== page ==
Highlights of HIV research

Biological Valley BIOON, October 30, 2018: Human immunodeficiency virus (HIV), or acquired immunodeficiency syndrome (AIDS), is a virus that causes human immune deficiency. In 1983, HIV was first discovered in the United States. It is a kind of slow virus (lentivirus) that infects human immune system cells, and is a kind of retrovirus. By destroying human T lymphocytes, HIV interrupts cellular and humoral immune processes, leading to the paralysis of the immune system, resulting in the spread of various diseases in the human body, eventually leading to AIDS. Because of the rapid variation of HIV, it is difficult to produce specific vaccines. So far, there is no effective treatment method, which poses a great threat to human health.gay massage
Since the 80s of last century, the epidemic of AIDS has claimed more than 34 million lives. According to the World Health Organization (WHO), it is estimated that 36.9 million people worldwide will be infected with HIV in 2017, and only 59% of those infected with HIV will receive antiretroviral therapy (ART). HIV remains one of the world's greatest public health challenges so far, and there is an urgent need to delve into the function of HIV to help researchers develop new therapies that can effectively combat the disease. In order to prevent the virus from replicating in large quantities and causing damage to the immune system, people infected with HIV need to take ART daily or even for life. Although ART has been shown to be effective in suppressing the onset of AIDS, these drugs are expensive, time-consuming and have serious side effects. People urgently need to find ways to cure HIV infection.male massage
What are the major HIV studies or findings in the past October? Bio-Valley Editor combs the news about HIV research reported by Bio-Valley this month for you to read.
1. Nature: significant progress! Combination of TLR7 agonist and extensive neutralizing antibody can kill latent HIV virus bank.
In a new study, Barouch and his colleagues confirmed that a combination of broad neutralizing antibodies (bNAb) targeting HIV and Toll-like receptor 7 (TLR7) agonists that stimulate the innate immune system could delay the HIV rebound in monkeys that stopped taking ART drugs. These findings suggest that this two-pronged approach represents a potential strategy for targeting the virus library. The results were published online in the Journal Nature on 3 October 2008 under the title "Antibody and TLR7 agonist delay viral rebound in SHIV-infected monkeys".
Barouch and his colleagues studied 44 rhesus monkeys infected with HIV-like virus (SHIV) and began ART therapy for two and a half years a week after infection. After 96 weeks, the Ganges RIver monkeys were divided into four groups. One group, the control group, did not receive any further research treatment. The other two groups were given TLR7 agonists or only bNAb antibodies. The fourth groups were given TLR7 agonist and bNAb antibody simultaneously. All rhesus monkeys continued to receive ART medication until the treatment was stopped at 130 weeks, when the researchers began monitoring the monkeys for signs of a rebound in SHIV in their blood.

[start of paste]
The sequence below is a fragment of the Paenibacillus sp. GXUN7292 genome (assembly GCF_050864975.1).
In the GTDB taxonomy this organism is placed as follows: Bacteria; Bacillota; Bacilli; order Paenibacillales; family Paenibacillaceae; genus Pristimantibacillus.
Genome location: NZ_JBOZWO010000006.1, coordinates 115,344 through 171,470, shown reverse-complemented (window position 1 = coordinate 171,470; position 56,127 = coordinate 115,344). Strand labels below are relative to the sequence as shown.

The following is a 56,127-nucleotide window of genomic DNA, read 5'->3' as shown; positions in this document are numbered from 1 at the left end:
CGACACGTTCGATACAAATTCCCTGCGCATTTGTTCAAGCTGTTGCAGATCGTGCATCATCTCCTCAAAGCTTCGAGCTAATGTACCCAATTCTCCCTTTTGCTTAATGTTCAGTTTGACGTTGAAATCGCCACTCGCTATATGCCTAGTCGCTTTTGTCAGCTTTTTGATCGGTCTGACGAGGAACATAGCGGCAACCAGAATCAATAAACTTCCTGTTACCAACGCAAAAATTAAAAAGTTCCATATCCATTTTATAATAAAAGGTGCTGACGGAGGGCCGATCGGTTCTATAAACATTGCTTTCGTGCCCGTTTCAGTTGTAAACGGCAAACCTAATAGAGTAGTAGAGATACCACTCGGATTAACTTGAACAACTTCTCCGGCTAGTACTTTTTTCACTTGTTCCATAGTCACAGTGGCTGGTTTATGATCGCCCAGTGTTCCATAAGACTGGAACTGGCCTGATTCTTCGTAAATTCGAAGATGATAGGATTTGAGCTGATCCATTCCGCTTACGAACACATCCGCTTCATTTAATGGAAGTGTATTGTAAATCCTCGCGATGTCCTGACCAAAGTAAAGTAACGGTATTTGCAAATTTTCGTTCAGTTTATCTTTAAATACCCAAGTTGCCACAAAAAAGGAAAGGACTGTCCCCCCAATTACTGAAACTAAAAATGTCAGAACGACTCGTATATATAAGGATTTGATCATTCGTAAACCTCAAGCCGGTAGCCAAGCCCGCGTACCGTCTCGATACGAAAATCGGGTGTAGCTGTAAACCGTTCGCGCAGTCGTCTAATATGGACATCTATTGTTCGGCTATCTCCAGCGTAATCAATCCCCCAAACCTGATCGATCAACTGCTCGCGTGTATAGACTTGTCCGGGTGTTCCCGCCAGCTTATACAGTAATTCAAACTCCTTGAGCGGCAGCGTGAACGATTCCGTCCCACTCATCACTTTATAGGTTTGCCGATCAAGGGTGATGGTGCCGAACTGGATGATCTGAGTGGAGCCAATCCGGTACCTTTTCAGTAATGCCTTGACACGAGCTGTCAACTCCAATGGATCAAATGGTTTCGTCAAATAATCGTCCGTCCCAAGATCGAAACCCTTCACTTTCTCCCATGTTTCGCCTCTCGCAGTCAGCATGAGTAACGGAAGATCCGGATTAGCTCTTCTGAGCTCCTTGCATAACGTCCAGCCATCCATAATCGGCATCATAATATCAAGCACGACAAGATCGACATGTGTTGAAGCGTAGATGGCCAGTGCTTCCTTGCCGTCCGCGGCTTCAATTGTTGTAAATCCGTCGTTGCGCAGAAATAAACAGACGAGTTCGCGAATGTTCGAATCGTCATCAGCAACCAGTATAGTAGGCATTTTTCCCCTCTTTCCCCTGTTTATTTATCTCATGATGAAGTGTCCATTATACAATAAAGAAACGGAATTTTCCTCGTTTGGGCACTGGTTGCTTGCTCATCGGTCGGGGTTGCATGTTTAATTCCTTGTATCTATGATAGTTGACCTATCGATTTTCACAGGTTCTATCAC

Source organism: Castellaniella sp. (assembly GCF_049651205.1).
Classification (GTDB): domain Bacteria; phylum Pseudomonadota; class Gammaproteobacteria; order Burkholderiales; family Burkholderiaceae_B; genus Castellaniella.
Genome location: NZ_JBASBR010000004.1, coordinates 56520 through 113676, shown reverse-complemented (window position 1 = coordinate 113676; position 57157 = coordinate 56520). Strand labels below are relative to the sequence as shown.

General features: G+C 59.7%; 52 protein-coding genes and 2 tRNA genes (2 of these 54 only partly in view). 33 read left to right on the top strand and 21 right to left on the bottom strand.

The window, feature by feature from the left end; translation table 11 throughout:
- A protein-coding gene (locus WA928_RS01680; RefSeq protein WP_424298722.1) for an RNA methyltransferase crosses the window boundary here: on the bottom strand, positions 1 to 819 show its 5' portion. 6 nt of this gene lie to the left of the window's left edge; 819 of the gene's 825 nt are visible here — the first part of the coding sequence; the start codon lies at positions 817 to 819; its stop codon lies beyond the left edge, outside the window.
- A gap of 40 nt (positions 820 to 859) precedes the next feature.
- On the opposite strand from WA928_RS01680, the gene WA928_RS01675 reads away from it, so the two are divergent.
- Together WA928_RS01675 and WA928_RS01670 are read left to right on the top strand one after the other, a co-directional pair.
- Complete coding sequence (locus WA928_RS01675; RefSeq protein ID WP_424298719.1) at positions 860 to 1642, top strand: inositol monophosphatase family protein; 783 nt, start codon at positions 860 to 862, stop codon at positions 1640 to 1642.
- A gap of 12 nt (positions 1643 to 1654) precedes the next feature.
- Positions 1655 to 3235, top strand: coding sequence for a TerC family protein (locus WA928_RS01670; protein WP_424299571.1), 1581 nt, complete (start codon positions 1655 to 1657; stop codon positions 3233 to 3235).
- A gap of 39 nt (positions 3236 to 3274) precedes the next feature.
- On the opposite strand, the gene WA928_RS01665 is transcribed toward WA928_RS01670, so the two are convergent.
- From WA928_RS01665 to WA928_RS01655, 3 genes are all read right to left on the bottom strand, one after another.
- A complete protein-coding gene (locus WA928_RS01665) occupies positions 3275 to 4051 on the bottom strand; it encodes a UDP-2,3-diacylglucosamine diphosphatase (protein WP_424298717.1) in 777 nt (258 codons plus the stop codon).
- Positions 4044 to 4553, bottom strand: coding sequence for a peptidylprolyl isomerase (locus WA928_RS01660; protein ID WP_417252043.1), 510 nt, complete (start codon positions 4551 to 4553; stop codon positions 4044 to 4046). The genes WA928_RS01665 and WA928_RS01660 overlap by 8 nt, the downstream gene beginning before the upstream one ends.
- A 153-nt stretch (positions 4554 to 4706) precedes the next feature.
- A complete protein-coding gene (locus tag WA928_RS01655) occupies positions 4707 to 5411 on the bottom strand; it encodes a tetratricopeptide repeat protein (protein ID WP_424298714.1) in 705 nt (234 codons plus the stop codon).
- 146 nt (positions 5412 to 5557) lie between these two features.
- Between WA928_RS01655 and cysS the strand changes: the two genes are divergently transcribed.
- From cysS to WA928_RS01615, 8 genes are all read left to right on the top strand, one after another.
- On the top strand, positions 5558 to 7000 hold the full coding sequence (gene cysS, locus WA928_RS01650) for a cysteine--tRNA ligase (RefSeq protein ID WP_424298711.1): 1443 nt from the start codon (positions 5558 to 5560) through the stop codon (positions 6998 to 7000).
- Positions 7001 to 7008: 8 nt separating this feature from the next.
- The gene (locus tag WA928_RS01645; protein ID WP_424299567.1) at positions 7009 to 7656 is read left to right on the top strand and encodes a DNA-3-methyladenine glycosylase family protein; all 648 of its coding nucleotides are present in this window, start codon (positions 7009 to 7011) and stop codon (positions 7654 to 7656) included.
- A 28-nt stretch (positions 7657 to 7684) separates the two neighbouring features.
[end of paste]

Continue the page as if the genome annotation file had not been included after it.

As expected, all rhesus monkeys in the control group experienced a rapid SHIV rebound and had relatively high viral load peaks, as did almost all rhesus monkeys given the TLR7 agonist alone. But five of the 11 rhesus monkeys treated with this combination did not experience a rebound in SHIV within six months. In addition, six other rhesus monkeys with a rebound in SHIV showed lower peak viral load than the control group. Rhesus monkeys given only bNAb antibodies showed a detectable rebound in HIV, but the rebound was delayed.gay spa
2. Science sub issue: cure HIV infection! Anti alpha 4 beta 7 therapy weakens lymphocyte aggregation in gastrointestinal tract of HIV infected patients
In a new study, researchers from the Icahn Medical College in Mount Sinai and other research institutes describe for the first time a mechanism that may lead to a reduction in the number of immune cells in the gastrointestinal tract called lymphoid aggregates, where lymphocyte aggregation is an important refuge to maintain the HIV virus pool. Given the important role of the gut in HIV infection, these findings may be of interest to scientists involved in the study of cures for HIV infection. The results were published in the October 3, 2008 issue of the Journal Science Translational Medicine, entitled "Anti-alpha 4-beta 7 therapy targets lymphoid aggregates in the gastrointestinal tract of HIV-1-infected individuals". The writer is Saurabh Mehandru, associate professor of Medicine (Gastroenterology) of Icahn Medical College, Mount Sinai.gay sauna
The researchers designed an experiment involving six people with mild inflammatory bowel disease (IBD) and HIV-1 infection receiving anti-alpha-4 beta-7 drugs, especially vedolizumab (VDZ). VDZ has become the first-line drug to control the condition of IBD patients, in these patients, it shows strong efficacy and excellent safety. They studied immune cells in the blood and intestines and described the immunological and virological effects of VDZ treatment within 30 weeks.
3. Nat Commun: new long-acting injections are expected to prevent and treat HIV infection.
A persistent challenge to HIV treatment and prevention is the need to stick to medication, which allows patients to take medicines as required to achieve the best results. Now, once a day pills are available to prevent HIV infection. For some patients, however, stick to a daily medication strategy.boy massage